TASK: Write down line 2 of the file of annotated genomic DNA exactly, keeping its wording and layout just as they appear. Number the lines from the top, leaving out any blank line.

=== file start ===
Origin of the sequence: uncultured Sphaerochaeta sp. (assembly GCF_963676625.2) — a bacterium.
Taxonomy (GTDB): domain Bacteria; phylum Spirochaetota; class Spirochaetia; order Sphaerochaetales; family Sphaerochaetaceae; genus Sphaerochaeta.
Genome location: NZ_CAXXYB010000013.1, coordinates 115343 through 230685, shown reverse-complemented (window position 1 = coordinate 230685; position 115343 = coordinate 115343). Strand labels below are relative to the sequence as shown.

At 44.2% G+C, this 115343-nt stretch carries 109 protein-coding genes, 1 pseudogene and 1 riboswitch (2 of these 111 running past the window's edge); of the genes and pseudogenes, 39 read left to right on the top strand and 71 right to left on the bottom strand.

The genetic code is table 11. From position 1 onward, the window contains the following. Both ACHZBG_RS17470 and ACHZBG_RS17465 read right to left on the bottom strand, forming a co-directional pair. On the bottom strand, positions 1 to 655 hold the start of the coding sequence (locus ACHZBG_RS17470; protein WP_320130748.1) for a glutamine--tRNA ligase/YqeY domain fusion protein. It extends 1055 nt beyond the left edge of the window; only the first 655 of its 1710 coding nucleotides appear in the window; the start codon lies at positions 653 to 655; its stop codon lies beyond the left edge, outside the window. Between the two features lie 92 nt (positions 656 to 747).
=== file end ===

Taxonomy (GTDB): domain Bacteria; phylum Spirochaetota; class Spirochaetia; order Sphaerochaetales; family Sphaerochaetaceae; genus Sphaerochaeta.